Please explain these lines (or what wind serves to advance an honest mind)                                       

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William Delaney | (Level 3) Distinguished Educator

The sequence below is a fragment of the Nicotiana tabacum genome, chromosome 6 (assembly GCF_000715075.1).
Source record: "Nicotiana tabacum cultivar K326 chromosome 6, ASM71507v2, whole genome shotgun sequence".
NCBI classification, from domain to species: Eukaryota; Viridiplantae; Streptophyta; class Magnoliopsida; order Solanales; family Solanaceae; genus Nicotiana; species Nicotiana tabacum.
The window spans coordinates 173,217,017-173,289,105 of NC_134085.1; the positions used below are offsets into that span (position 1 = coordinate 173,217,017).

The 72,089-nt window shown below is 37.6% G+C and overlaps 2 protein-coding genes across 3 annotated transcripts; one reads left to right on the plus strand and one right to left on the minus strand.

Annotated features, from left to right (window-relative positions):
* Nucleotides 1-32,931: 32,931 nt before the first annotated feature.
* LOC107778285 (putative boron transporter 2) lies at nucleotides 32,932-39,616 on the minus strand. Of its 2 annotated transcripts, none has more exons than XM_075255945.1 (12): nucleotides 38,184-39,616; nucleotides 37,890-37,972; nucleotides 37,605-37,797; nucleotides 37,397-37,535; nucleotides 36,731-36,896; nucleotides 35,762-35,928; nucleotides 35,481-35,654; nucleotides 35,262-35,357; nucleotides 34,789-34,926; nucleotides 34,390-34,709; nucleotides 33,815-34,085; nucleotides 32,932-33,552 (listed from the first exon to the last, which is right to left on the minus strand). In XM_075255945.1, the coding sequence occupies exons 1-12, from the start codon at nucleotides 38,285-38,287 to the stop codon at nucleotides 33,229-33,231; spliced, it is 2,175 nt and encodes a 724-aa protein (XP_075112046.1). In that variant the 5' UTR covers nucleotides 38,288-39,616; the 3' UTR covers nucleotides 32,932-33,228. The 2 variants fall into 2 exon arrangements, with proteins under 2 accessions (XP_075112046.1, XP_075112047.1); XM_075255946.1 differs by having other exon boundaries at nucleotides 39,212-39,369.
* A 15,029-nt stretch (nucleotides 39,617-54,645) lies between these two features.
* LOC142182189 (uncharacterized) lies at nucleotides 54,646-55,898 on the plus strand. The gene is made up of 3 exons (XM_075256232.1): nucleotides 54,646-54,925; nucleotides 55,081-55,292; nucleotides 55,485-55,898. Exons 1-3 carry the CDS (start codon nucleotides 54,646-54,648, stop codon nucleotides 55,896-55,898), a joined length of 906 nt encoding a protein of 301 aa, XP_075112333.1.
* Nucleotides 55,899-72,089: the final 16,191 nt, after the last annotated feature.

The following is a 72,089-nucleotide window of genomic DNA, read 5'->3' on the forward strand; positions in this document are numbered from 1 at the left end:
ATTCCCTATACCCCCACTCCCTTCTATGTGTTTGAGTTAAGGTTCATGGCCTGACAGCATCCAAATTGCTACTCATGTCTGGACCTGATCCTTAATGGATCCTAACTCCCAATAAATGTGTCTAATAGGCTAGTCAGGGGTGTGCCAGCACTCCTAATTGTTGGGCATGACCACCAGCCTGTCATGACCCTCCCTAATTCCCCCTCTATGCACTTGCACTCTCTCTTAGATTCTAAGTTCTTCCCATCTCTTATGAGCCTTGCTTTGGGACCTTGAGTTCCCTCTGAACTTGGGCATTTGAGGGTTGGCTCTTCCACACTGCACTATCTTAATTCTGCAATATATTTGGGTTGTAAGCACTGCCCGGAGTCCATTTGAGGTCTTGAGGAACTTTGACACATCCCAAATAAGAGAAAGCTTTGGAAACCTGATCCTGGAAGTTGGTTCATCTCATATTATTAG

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This is just a metaphor suggesting that honesty is not the best policy for getting ahead in the world. The image is that of a sailing vessel catching a wind that will move it in the desired direction. The words "wind" and "mind" are what I believe are called rimes a l'oeil (rhymes to the eye): they don't rhyme but look as if they should. I believe the lines should be: "And find / What wind / Serves to advance an honest mind." Donne is just itemizing things impossible to do, ending with the main thought that it is nearly impossible to find a woman who is both fair and faithful. The poem is sometimes titled "Goe, and Catche a Falling Starre."


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